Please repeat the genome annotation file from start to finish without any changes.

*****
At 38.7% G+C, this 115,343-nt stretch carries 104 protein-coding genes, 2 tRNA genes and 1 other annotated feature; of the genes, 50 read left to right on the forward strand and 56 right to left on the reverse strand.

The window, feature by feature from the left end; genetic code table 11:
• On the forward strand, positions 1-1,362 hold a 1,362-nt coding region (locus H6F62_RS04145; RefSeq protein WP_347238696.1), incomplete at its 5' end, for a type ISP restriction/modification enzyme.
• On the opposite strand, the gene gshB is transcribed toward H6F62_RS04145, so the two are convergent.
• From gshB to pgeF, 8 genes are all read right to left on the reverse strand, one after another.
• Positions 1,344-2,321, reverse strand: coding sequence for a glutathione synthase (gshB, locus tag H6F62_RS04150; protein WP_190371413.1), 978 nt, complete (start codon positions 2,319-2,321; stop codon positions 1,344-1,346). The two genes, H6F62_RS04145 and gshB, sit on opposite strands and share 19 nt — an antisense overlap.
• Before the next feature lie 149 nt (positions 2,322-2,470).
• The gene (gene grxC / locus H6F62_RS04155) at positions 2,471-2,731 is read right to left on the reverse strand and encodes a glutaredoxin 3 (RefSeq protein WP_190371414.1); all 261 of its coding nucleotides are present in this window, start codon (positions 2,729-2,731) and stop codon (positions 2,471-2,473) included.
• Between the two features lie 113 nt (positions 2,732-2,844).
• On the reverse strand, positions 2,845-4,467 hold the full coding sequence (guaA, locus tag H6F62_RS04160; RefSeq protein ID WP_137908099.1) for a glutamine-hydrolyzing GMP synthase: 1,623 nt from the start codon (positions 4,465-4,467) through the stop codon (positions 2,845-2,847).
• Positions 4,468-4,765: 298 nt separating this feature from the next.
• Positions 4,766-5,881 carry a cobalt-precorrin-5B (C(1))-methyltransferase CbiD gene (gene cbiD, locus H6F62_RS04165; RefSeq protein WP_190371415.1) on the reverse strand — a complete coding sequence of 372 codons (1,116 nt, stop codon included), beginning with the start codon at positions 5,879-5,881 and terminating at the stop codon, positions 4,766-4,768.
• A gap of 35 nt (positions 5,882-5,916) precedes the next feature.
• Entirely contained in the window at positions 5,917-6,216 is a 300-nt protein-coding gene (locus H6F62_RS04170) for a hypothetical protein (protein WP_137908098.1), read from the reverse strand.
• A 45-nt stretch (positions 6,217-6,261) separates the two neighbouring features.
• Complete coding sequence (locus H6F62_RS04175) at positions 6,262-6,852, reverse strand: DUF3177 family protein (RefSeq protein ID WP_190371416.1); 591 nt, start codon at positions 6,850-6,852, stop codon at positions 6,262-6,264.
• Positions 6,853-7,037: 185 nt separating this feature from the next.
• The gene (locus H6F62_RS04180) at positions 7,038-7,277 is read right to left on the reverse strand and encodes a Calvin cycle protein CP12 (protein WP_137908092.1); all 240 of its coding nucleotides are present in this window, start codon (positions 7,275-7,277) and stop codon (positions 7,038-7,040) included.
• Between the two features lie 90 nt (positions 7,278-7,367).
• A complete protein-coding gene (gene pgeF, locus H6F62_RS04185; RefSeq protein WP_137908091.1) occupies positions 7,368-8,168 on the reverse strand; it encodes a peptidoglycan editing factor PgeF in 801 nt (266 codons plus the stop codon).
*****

At 38.7% G+C, this 115,343-nt stretch carries 104 protein-coding genes, 2 tRNA genes and 1 other annotated feature; of the genes, 50 read left to right on the forward strand and 56 right to left on the reverse strand.

The window, feature by feature from the left end; genetic code table 11:
• On the forward strand, positions 1-1,362 hold a 1,362-nt coding region (locus H6F62_RS04145; RefSeq protein WP_347238696.1), incomplete at its 5' end, for a type ISP restriction/modification enzyme.
• On the opposite strand, the gene gshB is transcribed toward H6F62_RS04145, so the two are convergent.
• From gshB to pgeF, 8 genes are all read right to left on the reverse strand, one after another.
• Positions 1,344-2,321, reverse strand: coding sequence for a glutathione synthase (gshB, locus tag H6F62_RS04150; protein WP_190371413.1), 978 nt, complete (start codon positions 2,319-2,321; stop codon positions 1,344-1,346). The two genes, H6F62_RS04145 and gshB, sit on opposite strands and share 19 nt — an antisense overlap.
• Before the next feature lie 149 nt (positions 2,322-2,470).
• The gene (gene grxC / locus H6F62_RS04155) at positions 2,471-2,731 is read right to left on the reverse strand and encodes a glutaredoxin 3 (RefSeq protein WP_190371414.1); all 261 of its coding nucleotides are present in this window, start codon (positions 2,729-2,731) and stop codon (positions 2,471-2,473) included.
• Between the two features lie 113 nt (positions 2,732-2,844).
• On the reverse strand, positions 2,845-4,467 hold the full coding sequence (guaA, locus tag H6F62_RS04160; RefSeq protein ID WP_137908099.1) for a glutamine-hydrolyzing GMP synthase: 1,623 nt from the start codon (positions 4,465-4,467) through the stop codon (positions 2,845-2,847).
• Positions 4,468-4,765: 298 nt separating this feature from the next.
• Positions 4,766-5,881 carry a cobalt-precorrin-5B (C(1))-methyltransferase CbiD gene (gene cbiD, locus H6F62_RS04165; RefSeq protein WP_190371415.1) on the reverse strand — a complete coding sequence of 372 codons (1,116 nt, stop codon included), beginning with the start codon at positions 5,879-5,881 and terminating at the stop codon, positions 4,766-4,768.
• A gap of 35 nt (positions 5,882-5,916) precedes the next feature.
• Entirely contained in the window at positions 5,917-6,216 is a 300-nt protein-coding gene (locus H6F62_RS04170) for a hypothetical protein (protein WP_137908098.1), read from the reverse strand.
• A 45-nt stretch (positions 6,217-6,261) separates the two neighbouring features.
• Complete coding sequence (locus H6F62_RS04175) at positions 6,262-6,852, reverse strand: DUF3177 family protein (RefSeq protein ID WP_190371416.1); 591 nt, start codon at positions 6,850-6,852, stop codon at positions 6,262-6,264.
• Positions 6,853-7,037: 185 nt separating this feature from the next.
• The gene (locus H6F62_RS04180) at positions 7,038-7,277 is read right to left on the reverse strand and encodes a Calvin cycle protein CP12 (protein WP_137908092.1); all 240 of its coding nucleotides are present in this window, start codon (positions 7,275-7,277) and stop codon (positions 7,038-7,040) included.
• Between the two features lie 90 nt (positions 7,278-7,367).
• A complete protein-coding gene (gene pgeF, locus H6F62_RS04185; RefSeq protein WP_137908091.1) occupies positions 7,368-8,168 on the reverse strand; it encodes a peptidoglycan editing factor PgeF in 801 nt (266 codons plus the stop codon).